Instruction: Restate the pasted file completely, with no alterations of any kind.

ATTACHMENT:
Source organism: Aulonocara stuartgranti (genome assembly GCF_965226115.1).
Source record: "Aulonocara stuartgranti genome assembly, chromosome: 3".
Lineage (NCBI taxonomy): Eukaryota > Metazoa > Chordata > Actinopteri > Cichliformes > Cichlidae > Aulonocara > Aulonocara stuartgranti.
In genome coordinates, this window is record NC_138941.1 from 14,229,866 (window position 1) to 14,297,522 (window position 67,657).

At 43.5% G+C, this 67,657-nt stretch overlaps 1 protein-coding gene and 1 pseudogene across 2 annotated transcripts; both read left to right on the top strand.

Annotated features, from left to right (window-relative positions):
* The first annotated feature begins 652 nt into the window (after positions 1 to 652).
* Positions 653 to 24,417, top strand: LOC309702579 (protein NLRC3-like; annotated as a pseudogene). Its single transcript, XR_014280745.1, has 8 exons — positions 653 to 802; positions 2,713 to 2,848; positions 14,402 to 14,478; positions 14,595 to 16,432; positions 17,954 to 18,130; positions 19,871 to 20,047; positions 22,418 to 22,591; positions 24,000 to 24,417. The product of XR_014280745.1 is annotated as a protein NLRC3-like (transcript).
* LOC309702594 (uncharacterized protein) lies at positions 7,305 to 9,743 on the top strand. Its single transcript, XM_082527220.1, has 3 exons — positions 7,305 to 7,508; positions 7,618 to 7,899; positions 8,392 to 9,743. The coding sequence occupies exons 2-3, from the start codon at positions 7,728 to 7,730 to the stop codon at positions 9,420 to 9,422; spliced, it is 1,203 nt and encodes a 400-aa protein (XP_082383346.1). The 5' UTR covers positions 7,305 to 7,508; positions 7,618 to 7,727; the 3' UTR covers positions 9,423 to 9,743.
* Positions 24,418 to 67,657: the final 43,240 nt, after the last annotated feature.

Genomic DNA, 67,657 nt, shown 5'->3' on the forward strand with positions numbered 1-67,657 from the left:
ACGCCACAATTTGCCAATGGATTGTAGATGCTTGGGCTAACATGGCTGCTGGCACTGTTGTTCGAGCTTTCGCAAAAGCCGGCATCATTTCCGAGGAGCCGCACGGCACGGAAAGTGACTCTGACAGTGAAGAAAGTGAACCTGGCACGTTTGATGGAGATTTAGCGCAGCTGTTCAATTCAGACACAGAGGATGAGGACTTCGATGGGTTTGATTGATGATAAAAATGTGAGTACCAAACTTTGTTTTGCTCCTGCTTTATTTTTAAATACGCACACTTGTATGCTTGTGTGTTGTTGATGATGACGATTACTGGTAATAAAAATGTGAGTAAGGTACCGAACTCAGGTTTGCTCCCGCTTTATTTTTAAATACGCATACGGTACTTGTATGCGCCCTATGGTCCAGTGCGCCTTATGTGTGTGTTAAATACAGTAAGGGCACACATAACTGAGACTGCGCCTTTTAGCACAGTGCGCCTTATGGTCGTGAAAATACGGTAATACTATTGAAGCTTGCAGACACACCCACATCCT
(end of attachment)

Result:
Source organism: Aulonocara stuartgranti (genome assembly GCF_965226115.1).
Source record: "Aulonocara stuartgranti genome assembly, chromosome: 3".
Lineage (NCBI taxonomy): Eukaryota > Metazoa > Chordata > Actinopteri > Cichliformes > Cichlidae > Aulonocara > Aulonocara stuartgranti.
In genome coordinates, this window is record NC_138941.1 from 14,229,866 (window position 1) to 14,297,522 (window position 67,657).

At 43.5% G+C, this 67,657-nt stretch overlaps 1 protein-coding gene and 1 pseudogene across 2 annotated transcripts; both read left to right on the top strand.

Annotated features, from left to right (window-relative positions):
* The first annotated feature begins 652 nt into the window (after positions 1 to 652).
* Positions 653 to 24,417, top strand: LOC309702579 (protein NLRC3-like; annotated as a pseudogene). Its single transcript, XR_014280745.1, has 8 exons — positions 653 to 802; positions 2,713 to 2,848; positions 14,402 to 14,478; positions 14,595 to 16,432; positions 17,954 to 18,130; positions 19,871 to 20,047; positions 22,418 to 22,591; positions 24,000 to 24,417. The product of XR_014280745.1 is annotated as a protein NLRC3-like (transcript).
* LOC309702594 (uncharacterized protein) lies at positions 7,305 to 9,743 on the top strand. Its single transcript, XM_082527220.1, has 3 exons — positions 7,305 to 7,508; positions 7,618 to 7,899; positions 8,392 to 9,743. The coding sequence occupies exons 2-3, from the start codon at positions 7,728 to 7,730 to the stop codon at positions 9,420 to 9,422; spliced, it is 1,203 nt and encodes a 400-aa protein (XP_082383346.1). The 5' UTR covers positions 7,305 to 7,508; positions 7,618 to 7,727; the 3' UTR covers positions 9,423 to 9,743.
* Positions 24,418 to 67,657: the final 43,240 nt, after the last annotated feature.

Genomic DNA, 67,657 nt, shown 5'->3' on the forward strand with positions numbered 1-67,657 from the left:
ACGCCACAATTTGCCAATGGATTGTAGATGCTTGGGCTAACATGGCTGCTGGCACTGTTGTTCGAGCTTTCGCAAAAGCCGGCATCATTTCCGAGGAGCCGCACGGCACGGAAAGTGACTCTGACAGTGAAGAAAGTGAACCTGGCACGTTTGATGGAGATTTAGCGCAGCTGTTCAATTCAGACACAGAGGATGAGGACTTCGATGGGTTTGATTGATGATAAAAATGTGAGTACCAAACTTTGTTTTGCTCCTGCTTTATTTTTAAATACGCACACTTGTATGCTTGTGTGTTGTTGATGATGACGATTACTGGTAATAAAAATGTGAGTAAGGTACCGAACTCAGGTTTGCTCCCGCTTTATTTTTAAATACGCATACGGTACTTGTATGCGCCCTATGGTCCAGTGCGCCTTATGTGTGTGTTAAATACAGTAAGGGCACACATAACTGAGACTGCGCCTTTTAGCACAGTGCGCCTTATGGTCGTGAAAATACGGTAATACTATTGAAGCTTGCAGACACACCCACATCCT